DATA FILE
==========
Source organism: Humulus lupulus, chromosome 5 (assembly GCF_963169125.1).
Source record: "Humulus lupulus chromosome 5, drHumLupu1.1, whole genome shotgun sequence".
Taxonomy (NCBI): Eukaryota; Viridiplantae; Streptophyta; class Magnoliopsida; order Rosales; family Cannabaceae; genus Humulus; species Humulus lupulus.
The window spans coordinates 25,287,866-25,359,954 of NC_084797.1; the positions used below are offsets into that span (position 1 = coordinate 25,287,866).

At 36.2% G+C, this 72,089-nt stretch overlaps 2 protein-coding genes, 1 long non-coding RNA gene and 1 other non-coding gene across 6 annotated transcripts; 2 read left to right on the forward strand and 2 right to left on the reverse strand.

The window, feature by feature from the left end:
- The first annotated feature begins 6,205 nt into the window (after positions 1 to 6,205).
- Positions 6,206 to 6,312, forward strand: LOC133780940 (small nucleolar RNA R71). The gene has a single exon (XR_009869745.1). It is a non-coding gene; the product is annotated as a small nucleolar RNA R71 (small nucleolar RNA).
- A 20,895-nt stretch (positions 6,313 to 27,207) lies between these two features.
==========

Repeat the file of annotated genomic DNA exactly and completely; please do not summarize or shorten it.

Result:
Source organism: Humulus lupulus, chromosome 5 (assembly GCF_963169125.1).
Source record: "Humulus lupulus chromosome 5, drHumLupu1.1, whole genome shotgun sequence".
Taxonomy (NCBI): Eukaryota; Viridiplantae; Streptophyta; class Magnoliopsida; order Rosales; family Cannabaceae; genus Humulus; species Humulus lupulus.
The window spans coordinates 25,287,866-25,359,954 of NC_084797.1; the positions used below are offsets into that span (position 1 = coordinate 25,287,866).

At 36.2% G+C, this 72,089-nt stretch overlaps 2 protein-coding genes, 1 long non-coding RNA gene and 1 other non-coding gene across 6 annotated transcripts; 2 read left to right on the forward strand and 2 right to left on the reverse strand.

The window, feature by feature from the left end:
- The first annotated feature begins 6,205 nt into the window (after positions 1 to 6,205).
- Positions 6,206 to 6,312, forward strand: LOC133780940 (small nucleolar RNA R71). The gene has a single exon (XR_009869745.1). It is a non-coding gene; the product is annotated as a small nucleolar RNA R71 (small nucleolar RNA).
- A 20,895-nt stretch (positions 6,313 to 27,207) lies between these two features.